Blog post 3:
Why are ethics important in research?
The nature of research in today’s global media is criticised due to the easy access of information. Similarly, today’s news is compared in this way. As a journalist, as much as some audiences may disagree, it is important to implement ethical practices in your work. But what are ethics in research and why do we need them?
Referred to by Weerakkody (2008, p.75) the ethical issues involved in a research process include ‘the process of conducting research, reporting of findings, analysis (of data) and publication’. Therefore, when beginning your research process as a journalist it is important to consider the ethics involved with filming, photographing, interviewing and presenting. These along with the idea addressed by Tinkler(2013) that ‘ethics are widely agreed moral principles about what is right and wrong’ will comply with the MEAA’s code of ethics which states:
When comparing this to my research hypothesis ‘how critical audiences are of news representation in 2015 by comparing data findings with this text’ it is important to look at both the participant and data as the main ethical areas as these areas are the most crucial to harming those involved. The harm may be in a way that is mental, physical or emotional. These areas must be closely monitored and if they appear to be in danger the process must automatically stop.
Source: Weerakkody, Niranjala Damayanthi 2008, ‘Research ethics in media and communication’, in Research methods for media and communications, Oxford University Press Australia and New Zealand, South Melbourne, Vic., pp. 73-91
Firstly, focusing on the participant it is understood that the participant has a right to be protected by the researcher. This is the responsibility of the journalist to be aware of ‘anonymity and confidentiality, informed consent and concealment and deception’ Weerakkody (2008, p.79). An example of this as a journalist would include making sure the participant was willing to participate in the research process, was aware of the research and its intentions and had a clear idea of all the information that was going into the process. An example of a breach of this ethic identified by Media Watch in 2014 was Victorian premier Ted Baillieu had thought he was having an off-the-record conversation—with the state Political Editor of The Sunday Age, Farrah Tomazin—but without telling him, she had recorded it. This ethical consideration is important to implement in the process as the participant’s have a right and there will be regulations in place.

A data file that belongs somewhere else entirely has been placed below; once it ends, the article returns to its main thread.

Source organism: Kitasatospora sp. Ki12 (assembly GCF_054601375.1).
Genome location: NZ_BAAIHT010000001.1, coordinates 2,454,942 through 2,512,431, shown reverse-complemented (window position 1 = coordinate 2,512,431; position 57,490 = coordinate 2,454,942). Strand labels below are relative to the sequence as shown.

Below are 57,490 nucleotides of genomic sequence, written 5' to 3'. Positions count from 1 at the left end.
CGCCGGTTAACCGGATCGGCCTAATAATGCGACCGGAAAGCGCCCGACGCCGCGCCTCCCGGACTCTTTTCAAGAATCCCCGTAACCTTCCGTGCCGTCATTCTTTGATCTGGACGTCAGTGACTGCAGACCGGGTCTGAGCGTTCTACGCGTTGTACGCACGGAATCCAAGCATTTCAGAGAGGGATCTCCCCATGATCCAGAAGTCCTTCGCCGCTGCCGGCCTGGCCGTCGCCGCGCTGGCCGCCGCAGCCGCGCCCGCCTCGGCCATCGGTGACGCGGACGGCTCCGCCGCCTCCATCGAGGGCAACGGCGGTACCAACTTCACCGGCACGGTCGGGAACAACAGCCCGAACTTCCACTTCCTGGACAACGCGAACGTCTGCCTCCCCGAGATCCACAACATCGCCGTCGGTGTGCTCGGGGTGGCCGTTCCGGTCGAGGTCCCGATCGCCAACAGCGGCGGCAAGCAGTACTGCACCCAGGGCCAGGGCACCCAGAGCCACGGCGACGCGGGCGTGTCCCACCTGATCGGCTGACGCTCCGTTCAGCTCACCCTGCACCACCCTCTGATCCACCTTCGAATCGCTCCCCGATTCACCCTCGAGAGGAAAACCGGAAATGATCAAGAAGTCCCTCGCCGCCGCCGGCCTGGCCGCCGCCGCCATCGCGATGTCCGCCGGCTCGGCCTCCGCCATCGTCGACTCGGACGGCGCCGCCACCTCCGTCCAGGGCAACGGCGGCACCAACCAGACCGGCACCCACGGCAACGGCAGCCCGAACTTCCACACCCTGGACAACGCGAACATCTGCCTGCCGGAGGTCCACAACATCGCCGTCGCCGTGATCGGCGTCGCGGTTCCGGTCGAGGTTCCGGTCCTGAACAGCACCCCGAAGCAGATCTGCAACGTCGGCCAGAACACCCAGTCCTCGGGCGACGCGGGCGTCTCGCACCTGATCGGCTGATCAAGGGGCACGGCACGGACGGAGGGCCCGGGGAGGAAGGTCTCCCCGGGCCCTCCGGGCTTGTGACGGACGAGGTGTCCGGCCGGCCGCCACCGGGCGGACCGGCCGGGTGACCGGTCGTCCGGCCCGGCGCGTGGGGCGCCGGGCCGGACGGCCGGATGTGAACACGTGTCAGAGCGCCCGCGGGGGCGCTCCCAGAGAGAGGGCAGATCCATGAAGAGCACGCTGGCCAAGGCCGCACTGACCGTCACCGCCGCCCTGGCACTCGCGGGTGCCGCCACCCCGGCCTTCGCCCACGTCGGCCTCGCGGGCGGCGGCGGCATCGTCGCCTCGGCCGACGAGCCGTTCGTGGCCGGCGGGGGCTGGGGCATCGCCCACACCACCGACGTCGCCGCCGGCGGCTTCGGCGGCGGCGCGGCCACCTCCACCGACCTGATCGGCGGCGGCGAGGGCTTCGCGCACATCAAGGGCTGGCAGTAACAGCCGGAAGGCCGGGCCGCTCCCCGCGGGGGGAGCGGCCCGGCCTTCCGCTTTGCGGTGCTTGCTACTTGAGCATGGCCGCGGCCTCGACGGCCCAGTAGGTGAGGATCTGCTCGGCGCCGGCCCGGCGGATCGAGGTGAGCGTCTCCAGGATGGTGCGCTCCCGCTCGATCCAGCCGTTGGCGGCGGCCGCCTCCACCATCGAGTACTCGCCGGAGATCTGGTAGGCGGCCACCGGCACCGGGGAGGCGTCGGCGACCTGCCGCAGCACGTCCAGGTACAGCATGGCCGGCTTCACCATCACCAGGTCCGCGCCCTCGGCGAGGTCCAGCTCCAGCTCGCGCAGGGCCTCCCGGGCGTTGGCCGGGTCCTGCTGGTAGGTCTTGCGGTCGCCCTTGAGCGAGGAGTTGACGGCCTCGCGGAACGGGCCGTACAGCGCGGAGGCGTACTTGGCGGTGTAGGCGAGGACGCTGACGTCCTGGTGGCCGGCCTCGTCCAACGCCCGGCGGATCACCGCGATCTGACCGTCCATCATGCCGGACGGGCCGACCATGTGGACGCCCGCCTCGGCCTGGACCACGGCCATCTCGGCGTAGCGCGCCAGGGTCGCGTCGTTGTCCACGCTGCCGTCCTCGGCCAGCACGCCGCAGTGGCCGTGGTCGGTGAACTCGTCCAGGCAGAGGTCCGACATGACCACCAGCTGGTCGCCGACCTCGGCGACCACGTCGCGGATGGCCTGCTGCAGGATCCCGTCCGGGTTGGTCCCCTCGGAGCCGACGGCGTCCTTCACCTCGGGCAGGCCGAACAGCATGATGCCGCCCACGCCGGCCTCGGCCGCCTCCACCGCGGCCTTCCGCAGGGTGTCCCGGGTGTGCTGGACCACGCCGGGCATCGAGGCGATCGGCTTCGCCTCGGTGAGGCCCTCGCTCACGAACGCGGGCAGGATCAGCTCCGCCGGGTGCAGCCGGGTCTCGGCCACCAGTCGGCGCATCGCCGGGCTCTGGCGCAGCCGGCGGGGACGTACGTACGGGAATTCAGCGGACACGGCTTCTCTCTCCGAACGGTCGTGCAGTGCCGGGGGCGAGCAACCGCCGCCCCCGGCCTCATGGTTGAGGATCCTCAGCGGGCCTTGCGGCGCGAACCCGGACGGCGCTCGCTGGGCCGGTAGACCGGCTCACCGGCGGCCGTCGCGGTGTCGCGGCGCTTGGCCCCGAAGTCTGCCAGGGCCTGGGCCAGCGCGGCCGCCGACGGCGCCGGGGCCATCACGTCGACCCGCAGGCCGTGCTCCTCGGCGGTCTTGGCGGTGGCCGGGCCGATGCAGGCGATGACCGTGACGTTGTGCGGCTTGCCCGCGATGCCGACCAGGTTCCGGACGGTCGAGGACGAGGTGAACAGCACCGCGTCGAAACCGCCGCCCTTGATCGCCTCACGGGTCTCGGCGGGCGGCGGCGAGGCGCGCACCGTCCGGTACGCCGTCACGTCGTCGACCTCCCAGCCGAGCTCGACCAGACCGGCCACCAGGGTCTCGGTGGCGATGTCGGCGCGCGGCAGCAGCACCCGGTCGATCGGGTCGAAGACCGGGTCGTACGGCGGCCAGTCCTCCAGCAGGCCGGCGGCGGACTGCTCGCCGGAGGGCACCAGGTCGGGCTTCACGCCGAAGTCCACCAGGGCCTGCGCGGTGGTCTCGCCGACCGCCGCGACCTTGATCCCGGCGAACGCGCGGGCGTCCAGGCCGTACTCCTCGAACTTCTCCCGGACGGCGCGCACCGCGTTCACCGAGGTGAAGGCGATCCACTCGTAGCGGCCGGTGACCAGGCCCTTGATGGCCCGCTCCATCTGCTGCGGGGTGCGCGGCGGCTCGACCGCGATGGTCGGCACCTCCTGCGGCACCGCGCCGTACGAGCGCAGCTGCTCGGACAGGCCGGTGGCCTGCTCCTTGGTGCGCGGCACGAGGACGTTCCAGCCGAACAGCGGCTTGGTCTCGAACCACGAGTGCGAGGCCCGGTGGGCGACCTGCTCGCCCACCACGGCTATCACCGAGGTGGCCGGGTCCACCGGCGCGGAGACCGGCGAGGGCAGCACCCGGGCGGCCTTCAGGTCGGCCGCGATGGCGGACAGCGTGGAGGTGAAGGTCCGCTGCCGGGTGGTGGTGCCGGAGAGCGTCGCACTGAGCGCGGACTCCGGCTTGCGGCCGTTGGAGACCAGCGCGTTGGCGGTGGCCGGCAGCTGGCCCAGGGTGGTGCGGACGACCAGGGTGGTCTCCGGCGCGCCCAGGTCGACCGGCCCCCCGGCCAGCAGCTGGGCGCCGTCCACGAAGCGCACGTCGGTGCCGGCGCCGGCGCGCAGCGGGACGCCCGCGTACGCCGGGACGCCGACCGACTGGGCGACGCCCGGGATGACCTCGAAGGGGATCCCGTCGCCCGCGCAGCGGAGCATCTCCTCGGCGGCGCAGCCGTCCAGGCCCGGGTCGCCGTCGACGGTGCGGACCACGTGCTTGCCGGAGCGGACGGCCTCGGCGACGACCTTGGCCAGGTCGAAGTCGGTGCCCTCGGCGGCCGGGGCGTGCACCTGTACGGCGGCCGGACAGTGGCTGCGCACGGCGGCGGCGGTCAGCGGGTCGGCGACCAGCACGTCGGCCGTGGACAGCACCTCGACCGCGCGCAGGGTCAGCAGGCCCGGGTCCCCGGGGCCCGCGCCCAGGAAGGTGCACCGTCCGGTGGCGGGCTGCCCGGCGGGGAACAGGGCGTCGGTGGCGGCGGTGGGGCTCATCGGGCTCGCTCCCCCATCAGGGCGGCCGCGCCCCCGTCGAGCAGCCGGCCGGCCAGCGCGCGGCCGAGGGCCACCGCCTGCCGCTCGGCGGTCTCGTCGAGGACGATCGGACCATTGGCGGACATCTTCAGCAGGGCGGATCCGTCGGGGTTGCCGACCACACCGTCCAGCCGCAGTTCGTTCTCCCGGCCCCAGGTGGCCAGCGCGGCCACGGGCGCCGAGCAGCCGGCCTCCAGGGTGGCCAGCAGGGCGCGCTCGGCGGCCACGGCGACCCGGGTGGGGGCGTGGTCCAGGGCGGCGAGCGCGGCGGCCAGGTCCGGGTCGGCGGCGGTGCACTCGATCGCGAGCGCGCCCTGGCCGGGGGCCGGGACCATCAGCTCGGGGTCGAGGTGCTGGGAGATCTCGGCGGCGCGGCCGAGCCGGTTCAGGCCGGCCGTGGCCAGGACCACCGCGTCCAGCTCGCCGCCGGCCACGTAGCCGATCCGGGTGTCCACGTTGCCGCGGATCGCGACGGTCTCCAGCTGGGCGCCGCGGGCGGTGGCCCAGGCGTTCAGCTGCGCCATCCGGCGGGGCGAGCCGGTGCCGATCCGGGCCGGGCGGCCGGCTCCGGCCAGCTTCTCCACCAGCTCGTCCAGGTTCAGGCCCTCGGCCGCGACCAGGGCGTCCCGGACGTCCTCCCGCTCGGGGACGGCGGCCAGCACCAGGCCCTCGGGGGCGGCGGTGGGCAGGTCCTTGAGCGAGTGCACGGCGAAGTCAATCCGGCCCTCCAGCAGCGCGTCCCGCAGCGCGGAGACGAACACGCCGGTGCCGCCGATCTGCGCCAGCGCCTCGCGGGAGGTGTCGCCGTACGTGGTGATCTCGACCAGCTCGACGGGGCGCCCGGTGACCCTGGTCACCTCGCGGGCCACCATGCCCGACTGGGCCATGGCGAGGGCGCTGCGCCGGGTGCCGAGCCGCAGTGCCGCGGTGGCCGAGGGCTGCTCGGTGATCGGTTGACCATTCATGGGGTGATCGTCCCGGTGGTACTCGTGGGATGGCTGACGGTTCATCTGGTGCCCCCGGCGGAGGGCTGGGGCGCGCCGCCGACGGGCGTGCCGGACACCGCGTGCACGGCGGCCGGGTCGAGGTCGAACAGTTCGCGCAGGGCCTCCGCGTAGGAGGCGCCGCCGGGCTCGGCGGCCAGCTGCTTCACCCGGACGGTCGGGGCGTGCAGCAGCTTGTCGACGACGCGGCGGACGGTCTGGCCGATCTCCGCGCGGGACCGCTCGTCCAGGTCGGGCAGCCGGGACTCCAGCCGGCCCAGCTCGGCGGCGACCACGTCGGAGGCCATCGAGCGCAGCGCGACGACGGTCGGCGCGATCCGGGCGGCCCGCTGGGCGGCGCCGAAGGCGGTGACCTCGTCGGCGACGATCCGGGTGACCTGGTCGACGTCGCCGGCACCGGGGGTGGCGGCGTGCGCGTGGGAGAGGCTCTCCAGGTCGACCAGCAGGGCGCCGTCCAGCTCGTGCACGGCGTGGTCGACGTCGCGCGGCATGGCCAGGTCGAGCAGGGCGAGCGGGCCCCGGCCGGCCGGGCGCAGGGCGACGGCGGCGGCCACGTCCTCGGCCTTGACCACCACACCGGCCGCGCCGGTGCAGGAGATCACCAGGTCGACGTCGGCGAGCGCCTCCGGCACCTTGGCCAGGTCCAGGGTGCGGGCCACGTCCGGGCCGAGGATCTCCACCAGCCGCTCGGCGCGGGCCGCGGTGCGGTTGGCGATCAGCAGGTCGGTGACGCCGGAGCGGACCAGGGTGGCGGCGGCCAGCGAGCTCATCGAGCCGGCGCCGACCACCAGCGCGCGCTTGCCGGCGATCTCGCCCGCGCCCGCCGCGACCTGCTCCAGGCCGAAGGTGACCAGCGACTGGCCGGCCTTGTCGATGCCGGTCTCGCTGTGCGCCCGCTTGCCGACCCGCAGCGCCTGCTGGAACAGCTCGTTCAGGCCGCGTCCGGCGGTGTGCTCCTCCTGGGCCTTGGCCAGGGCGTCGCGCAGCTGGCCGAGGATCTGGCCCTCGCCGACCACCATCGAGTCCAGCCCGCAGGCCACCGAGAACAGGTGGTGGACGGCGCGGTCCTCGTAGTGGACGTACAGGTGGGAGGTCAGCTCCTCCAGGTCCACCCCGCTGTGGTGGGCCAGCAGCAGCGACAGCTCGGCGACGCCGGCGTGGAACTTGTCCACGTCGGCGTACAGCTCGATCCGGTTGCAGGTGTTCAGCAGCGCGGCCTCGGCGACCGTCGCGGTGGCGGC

Secondly, there is a greater focus than just on the collection of findings it is also important to focus on the ethics of the analysis of data and the presentation. As a journalist it is important to focus on ‘objectivity and ideology, dominant paradigms, honesty and integrity and lastly the protection of the study participant’ Weerakkody (2008, p.79). An example of this in journalism would include writing without bias or prejudice, staying true to what data and information was found or said without manipulation and lastly making sure the participant approves the information being released with their name attached.
It is evident that we need ethics in research as it is a process that involves other participants, people that have the right to be protected by the researcher in order to prevent any harm that it may cause. Ethics serve a purpose in the structure of research and are important to researchers to implement as they exercise the power and should therefore be held responsible.
Tinkler, Penny 2013, ‘Ethical issues and legalities’, in Using photographs in social and historical research, SAGE, London, pp. 195-208
Weerakkody, N.D 2008, ‘Research ethics in media and communication’, Research methods and communication, Oxford University Press, Melbourne, Victoria.